Author Topic: The CRPF "Old Phones in Movies & TV" Compilation  (Read 343852 times)

Re: The CRPF "Old Phones in Movies & TV" Compilation
« Reply #555 on: July 21, 2014, 08:03:26 PM »
From the "Twilight Zone" episode, Nervous Man in a Four Dollar Room, this phone appears to be a modified WE 653 with a G-type handset.

What say you? Was this actually produced or refurbished in this form, or was it a studio prop?



Conversion at WE repair shop. The dial version is coded 653BA per D-157315. The one pictured here started out as a non-dial 533A: notice the blank where the transmitter was originally in the center. Later, the transmitter was moved lower so that a dial could be added (553A or 653A). Finally, it was converted to a handset model. The B indicates a high impedance ringer.



As you can see more clearly in this picture, this one has a standard switchhook and a G handset. Is this a "kosher" WE conversion?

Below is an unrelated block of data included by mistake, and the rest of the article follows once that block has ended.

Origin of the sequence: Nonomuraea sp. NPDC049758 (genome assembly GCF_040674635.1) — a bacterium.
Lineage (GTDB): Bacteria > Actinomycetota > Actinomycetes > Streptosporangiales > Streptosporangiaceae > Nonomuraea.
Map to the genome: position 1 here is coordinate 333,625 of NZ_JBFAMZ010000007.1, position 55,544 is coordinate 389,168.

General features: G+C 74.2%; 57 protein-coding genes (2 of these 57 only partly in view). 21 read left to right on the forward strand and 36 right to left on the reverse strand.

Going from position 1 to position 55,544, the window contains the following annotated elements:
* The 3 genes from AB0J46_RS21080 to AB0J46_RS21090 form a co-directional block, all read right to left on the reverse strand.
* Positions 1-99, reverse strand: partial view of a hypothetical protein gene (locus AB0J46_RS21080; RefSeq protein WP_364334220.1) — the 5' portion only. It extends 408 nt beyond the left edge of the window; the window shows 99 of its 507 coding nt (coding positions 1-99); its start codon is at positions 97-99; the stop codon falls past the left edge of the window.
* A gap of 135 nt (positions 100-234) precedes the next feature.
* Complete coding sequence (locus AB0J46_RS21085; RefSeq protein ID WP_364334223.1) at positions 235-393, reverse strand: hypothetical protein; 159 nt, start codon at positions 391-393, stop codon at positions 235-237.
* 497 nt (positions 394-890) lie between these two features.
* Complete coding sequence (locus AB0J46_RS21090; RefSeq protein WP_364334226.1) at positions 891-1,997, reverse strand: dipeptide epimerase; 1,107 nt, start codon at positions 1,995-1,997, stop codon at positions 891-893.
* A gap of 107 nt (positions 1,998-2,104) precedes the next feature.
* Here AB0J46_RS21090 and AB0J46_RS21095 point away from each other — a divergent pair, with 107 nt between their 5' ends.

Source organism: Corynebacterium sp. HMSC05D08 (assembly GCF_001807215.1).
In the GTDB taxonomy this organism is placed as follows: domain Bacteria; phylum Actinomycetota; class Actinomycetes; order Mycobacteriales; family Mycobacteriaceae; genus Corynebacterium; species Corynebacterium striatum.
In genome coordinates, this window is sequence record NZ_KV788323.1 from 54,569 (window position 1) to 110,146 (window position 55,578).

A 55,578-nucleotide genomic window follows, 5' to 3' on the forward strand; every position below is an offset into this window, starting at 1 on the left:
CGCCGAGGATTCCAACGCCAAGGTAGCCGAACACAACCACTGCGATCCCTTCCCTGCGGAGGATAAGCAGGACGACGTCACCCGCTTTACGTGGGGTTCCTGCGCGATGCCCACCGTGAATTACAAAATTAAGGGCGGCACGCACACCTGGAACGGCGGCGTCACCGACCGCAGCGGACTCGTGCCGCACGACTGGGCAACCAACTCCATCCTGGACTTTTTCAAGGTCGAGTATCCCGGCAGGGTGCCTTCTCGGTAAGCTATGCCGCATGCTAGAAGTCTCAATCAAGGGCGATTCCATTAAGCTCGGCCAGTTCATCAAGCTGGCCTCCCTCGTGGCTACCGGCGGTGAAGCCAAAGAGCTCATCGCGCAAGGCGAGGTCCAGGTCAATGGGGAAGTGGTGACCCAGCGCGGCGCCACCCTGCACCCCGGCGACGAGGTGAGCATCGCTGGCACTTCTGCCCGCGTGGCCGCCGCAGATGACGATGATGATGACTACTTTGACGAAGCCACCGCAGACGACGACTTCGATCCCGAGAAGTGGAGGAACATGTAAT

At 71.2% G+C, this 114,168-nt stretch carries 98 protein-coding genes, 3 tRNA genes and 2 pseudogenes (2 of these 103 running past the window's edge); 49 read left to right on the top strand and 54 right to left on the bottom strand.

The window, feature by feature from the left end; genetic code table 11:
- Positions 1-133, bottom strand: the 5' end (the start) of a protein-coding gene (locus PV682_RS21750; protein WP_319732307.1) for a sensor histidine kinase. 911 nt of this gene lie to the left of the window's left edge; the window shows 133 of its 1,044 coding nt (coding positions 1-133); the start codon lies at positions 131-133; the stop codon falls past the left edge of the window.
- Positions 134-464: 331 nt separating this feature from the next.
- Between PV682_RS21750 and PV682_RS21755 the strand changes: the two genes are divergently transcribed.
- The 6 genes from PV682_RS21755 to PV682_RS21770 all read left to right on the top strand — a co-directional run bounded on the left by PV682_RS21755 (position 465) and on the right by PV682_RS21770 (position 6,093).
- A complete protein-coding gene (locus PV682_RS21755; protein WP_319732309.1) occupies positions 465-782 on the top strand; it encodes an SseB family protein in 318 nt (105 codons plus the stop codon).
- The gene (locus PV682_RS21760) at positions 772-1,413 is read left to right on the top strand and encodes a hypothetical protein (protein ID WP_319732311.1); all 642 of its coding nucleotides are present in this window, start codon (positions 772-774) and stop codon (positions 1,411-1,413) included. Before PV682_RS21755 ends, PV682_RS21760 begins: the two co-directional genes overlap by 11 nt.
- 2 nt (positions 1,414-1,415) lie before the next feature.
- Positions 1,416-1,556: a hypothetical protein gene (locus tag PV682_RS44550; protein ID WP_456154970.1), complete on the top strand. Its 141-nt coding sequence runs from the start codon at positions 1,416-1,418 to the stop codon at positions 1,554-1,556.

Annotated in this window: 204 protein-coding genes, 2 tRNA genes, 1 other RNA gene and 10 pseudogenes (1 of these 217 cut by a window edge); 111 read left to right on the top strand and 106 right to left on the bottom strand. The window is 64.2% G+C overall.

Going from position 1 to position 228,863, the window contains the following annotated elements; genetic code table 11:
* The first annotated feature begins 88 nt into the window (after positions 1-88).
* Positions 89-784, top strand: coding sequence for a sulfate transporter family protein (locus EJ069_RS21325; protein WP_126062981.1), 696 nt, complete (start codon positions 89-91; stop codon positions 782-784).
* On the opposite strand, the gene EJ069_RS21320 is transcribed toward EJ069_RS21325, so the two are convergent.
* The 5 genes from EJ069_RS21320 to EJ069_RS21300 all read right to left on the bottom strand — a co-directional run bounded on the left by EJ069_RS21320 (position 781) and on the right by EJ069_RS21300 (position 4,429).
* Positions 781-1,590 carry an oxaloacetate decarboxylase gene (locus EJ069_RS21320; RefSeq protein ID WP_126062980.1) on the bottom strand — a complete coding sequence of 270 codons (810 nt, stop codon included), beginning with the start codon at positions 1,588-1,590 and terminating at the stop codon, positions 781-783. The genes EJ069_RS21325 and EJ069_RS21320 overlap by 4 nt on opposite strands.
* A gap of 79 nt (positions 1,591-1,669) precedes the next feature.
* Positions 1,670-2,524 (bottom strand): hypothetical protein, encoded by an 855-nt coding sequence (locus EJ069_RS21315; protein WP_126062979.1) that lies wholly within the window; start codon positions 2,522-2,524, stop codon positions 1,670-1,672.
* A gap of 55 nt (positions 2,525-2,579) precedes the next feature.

Yours is a cool example - btw!
« Last Edit: July 21, 2014, 08:05:28 PM by New England Tel. »
-Bob Archambault

Offline poplar1

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Re: The CRPF "Old Phones in Movies & TV" Compilation
« Reply #556 on: July 21, 2014, 08:18:04 PM »
From the "Twilight Zone" episode, Nervous Man in a Four Dollar Room, this phone appears to be a modified WE 653 with a G-type handset.

What say you? Was this actually produced or refurbished in this form, or was it a studio prop?



Conversion at WE repair shop. The dial version is coded 653BA per D-157315. The one pictured here started out as a non-dial 533A: notice the blank where the transmitter was originally in the center. Later, the transmitter was moved lower so that a dial could be added (553A or 653A). Finally, it was converted to a handset model. The B indicates a high impedance ringer.



As you can see more clearly in this picture, this one has a standard switchhook and a G handset. Is this a "kosher" WE conversion?

Yours is a cool example - btw!

Now that I see this picture, I don't think it's a WE shop conversion. That hook is for a 143/144/706A receiver.